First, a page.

What you need to know about perfluorinated chemicals, aka PFCs
Grayling water officials announced in July they had found trace amounts of perfluorinated chemicals, or PFCs, in the municipal water supply. The levels are nowhere near the concentration of PFCs considered to be a health hazard by the Environmental Protection Agency.
David Andrews, senior scientist with the nonprofit Environmental Working Group spoke with Stateside to help us understand this mysterious family of chemicals and explore exactly what the news means for the Grayling area.
PFCs are entirely man-made chemicals, Andrews said. Useful for repelling grease and water, they're found in a myriad of consumer and industrial products such as carpets, furniture, and clothing. Because of the nature of the chemical bond, Andrews said, PFCs don't break down easily, even after direct exposure to natural elements.
"The contamination that's currently out there may have been released into the environment decades ago," Andrews said. "There's pretty much universal contamination from the first generation of these chemicals released over the last four or five decades. Nearly everyone has some in their body and in their blood."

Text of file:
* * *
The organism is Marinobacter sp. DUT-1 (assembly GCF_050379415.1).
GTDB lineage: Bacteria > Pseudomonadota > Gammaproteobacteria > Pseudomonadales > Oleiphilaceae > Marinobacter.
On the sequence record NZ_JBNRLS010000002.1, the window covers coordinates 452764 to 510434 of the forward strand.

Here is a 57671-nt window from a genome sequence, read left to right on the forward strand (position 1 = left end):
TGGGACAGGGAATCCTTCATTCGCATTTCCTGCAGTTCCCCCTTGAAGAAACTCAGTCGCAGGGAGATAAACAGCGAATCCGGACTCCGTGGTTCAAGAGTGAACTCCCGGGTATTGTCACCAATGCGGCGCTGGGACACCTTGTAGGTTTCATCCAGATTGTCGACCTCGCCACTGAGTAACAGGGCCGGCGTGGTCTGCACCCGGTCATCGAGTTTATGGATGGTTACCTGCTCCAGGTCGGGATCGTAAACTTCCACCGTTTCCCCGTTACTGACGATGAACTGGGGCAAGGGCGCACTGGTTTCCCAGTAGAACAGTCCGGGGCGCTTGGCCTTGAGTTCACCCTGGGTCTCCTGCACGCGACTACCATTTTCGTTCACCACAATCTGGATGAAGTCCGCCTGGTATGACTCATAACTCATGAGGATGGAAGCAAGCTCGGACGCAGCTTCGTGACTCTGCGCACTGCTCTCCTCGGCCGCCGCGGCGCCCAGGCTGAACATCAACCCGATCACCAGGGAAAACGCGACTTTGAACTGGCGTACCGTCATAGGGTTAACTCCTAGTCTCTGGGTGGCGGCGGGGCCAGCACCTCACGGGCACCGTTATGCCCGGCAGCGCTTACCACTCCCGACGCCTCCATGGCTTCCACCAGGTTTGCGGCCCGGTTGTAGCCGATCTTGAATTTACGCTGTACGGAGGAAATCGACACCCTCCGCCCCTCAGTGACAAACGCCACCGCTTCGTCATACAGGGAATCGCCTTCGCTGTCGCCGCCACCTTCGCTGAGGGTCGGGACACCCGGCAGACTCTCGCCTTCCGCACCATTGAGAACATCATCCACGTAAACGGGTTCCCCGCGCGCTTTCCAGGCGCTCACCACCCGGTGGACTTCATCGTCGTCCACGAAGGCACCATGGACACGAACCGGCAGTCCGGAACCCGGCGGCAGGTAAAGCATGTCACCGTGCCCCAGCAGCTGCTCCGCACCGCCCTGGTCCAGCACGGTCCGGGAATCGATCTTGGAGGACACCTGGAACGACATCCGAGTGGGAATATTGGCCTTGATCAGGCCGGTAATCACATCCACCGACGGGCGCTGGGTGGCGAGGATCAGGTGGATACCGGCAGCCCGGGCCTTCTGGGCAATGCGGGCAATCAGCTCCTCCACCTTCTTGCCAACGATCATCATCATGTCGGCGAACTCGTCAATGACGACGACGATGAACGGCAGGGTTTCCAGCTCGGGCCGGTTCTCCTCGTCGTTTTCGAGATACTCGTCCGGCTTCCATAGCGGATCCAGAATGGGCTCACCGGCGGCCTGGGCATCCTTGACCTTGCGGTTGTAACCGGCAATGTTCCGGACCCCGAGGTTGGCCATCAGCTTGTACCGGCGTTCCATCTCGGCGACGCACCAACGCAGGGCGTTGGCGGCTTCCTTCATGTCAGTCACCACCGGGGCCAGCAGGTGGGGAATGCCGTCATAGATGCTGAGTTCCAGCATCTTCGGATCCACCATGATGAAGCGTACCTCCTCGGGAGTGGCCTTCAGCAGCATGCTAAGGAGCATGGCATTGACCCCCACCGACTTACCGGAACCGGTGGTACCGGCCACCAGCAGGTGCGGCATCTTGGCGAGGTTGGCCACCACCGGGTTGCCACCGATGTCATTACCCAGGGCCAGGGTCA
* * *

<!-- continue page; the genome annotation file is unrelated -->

PFCs are particularly useful in products used to extinguish fires, and much of the contamination in the environment comes from airfields or airports and the training facilities associated with them. The products that contained PFCs were used for firefighting training, but after they were used, the chemical leached into the ground and later contaminated drinking water, Andrews said.
Michigan Radio reported in July that firefighting foam used at Camp Grayling, a nearby National Guard training center, has contaminated some private drinking wells in the region with PFCs, but that plume isn't in the same area as the City of Grayling's wells.
Andrews and host Lester Graham also discuss health risks for those exposed to PFCs, how use of the chemical has changed over time, and what the EPA says about how local governments and individual households should handle PFC contamination.
Listen to the full conversation above.
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